June 30, 2014
The foundation of less government and more governance rests on maximum security. And here, the new Government has got off to a flying start by proposing 100 per cent FDI in defence. This underscores a break from the past.
One does not have to be a Carl von Clausewitz or Hans Morgenthau to comprehend that the prestige, influence and ultimately the welfare of a nation rests on the twin pillars of economic strength and military might. Unfortunately, the importance of the latter was lost on India even when it made a radical shift in its economic policy in 1991. And we are today hostage to the policies of exporting nations for around 70 per cent of our capital acquisition.
The idea of 100 per cent FDI in defence is itself not new. Since 2008, many in the Indian strategic community have pitched for higher FDI in defence. But the policymakers were focused on ring-fencing the Indian industry, as if foreign defence companies were waiting in the wings to steal military technology from India and subvert its strategic capability. The fact that we could only attract around $0.35 million per year since 2000 until March 2014 as FDI in defence or only around $0.16 million per year more than we attracted as FDI for coir industry, is a startling testimony to how off the mark we were.
We also miserably failed to grasp that the development of defence industry is an evolutionary process with a long gestation period. It has to go hand-in-hand with industrial development with the defence sector being accorded equal importance. On the contrary, as we liberalised our economy, the doors were shut on the private industry, hence preserving the defence sector primarily for the mostly inefficient public enterprises.
The new policy, when implemented, could be a game-changer. It could bring in enormous economic benefits too. For instance, the Kelkar Committee had concluded that higher defence production could drive growth in the manufacturing sector by 8-14 per cent. But for the policy to yield optimum results, it would be necessary to implement it in conjunction with attendant measures with the singular focus on the development of a robust indigenous military industry. And this will not be easy.
There are several measures that we would need to take while we permit 100 per cent FDI in defence for it to yield results. First, we should create an ecosystem to attract companies to set up production facilities in India. They should be reasonably confident of making attractive returns through a policy that would automatically make it productive for both.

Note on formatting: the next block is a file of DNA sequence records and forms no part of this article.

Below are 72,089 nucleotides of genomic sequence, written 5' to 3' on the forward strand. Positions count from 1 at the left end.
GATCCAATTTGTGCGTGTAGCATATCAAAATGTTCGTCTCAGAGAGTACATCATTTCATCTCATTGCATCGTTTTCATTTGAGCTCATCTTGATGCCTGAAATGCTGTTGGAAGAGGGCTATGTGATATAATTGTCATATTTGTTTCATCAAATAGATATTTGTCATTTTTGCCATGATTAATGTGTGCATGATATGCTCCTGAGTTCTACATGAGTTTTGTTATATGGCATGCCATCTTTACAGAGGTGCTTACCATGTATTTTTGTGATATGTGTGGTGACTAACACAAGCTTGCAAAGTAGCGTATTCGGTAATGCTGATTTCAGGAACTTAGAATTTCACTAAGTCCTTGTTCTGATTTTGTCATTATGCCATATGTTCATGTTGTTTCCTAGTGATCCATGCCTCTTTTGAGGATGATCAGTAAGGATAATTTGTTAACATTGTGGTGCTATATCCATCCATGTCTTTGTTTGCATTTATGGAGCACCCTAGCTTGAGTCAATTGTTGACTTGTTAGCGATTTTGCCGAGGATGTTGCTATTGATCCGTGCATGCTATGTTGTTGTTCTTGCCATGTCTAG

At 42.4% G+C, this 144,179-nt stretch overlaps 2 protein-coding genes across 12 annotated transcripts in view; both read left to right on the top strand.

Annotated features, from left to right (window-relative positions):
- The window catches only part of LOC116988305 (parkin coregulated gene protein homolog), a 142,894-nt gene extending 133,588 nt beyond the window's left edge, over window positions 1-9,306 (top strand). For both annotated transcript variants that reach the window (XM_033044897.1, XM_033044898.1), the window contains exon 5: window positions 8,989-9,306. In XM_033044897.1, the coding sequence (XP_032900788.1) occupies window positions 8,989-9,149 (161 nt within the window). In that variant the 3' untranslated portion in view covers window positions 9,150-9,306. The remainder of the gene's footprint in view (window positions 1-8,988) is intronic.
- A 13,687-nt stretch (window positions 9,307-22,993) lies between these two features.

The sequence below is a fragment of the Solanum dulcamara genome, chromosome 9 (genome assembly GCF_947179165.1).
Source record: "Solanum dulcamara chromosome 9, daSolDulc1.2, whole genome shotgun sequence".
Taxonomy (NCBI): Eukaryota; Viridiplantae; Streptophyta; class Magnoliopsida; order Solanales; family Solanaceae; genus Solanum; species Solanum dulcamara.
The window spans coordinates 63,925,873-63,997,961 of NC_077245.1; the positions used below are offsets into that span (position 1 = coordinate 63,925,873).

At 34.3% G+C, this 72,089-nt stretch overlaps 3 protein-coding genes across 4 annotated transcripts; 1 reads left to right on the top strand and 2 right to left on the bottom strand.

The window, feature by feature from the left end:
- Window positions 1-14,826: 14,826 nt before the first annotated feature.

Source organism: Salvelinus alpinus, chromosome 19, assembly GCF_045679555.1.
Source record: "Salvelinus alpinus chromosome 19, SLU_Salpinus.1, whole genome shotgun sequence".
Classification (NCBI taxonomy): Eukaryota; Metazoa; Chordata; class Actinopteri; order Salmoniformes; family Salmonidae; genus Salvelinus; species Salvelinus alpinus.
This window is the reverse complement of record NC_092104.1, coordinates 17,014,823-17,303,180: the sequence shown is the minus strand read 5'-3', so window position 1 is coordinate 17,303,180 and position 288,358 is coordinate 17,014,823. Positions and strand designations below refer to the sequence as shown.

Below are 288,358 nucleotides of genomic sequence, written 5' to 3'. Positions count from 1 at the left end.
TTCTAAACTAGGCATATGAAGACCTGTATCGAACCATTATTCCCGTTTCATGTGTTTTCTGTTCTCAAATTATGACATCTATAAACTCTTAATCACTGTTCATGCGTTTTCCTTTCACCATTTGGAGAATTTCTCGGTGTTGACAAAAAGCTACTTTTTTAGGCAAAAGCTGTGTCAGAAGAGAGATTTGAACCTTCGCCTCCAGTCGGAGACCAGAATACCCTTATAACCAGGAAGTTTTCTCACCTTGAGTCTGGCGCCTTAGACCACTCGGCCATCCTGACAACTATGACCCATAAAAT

Second, this is not the time for incremental approach. Allow up to 49 per cent FDI in defence through the automatic route. Portfolio investments may be restricted as a matter of strategy to limit the foreign holdings of the entity to this ceiling to ensure greater participation by Indian companies in the enterprise being set up.
Third, permit FDI above 49 per cent for investments to fill critical gaps in indigenous defence systems. Allow 75 per cent FDI and above when a company seeks to manufacture high-end items, involving sophisticated technology, in the country. Ownership of 75 per cent and above of an entity would give the management all the powers necessary to chart its own policies.
Fourth, give incentives like tax holidays to companies depending on the level of technology that they would induct. To sustain their interest, there should be provision for repeat orders on the condition that the wares are upgraded periodically. Establishing special defence zones on the lines of SEZs would also help. Tax concessions for export of their products to encourage parent companies to source from their subsidiaries in India could be an added incentive.
Fifth, since Department of Industrial Policy and Promotion would not normally have adequate expertise on defence issues, there should be a body for advising the department on technology and the conditions required for imposing different levels of FDI. This body should have experts drawn from the three services, representatives of identified domestic industry associations and from DRDO.
Sixth, simplify the Defence Procurement Procedure (DPP). Make it compulsory for all acquisitions to be made on competitive basis through an Indian company providing a pre-announced purchase preference for the company which exceeds the minimum prescribed level for indigenisation. Seventh, pursue synergy between FDI investments and offset policy. Allow even 100 per cent FDI to foreign companies to discharge offset obligations, permitting the use of multipliers (according higher value) for the production of critical defence wares. Last, where private companies are unable to raise resources, empower and financially assist existing PSUs to invest in such ventures.
Achieving self-reliance in defence would take decades. The new Government has made a determined and eloquent start.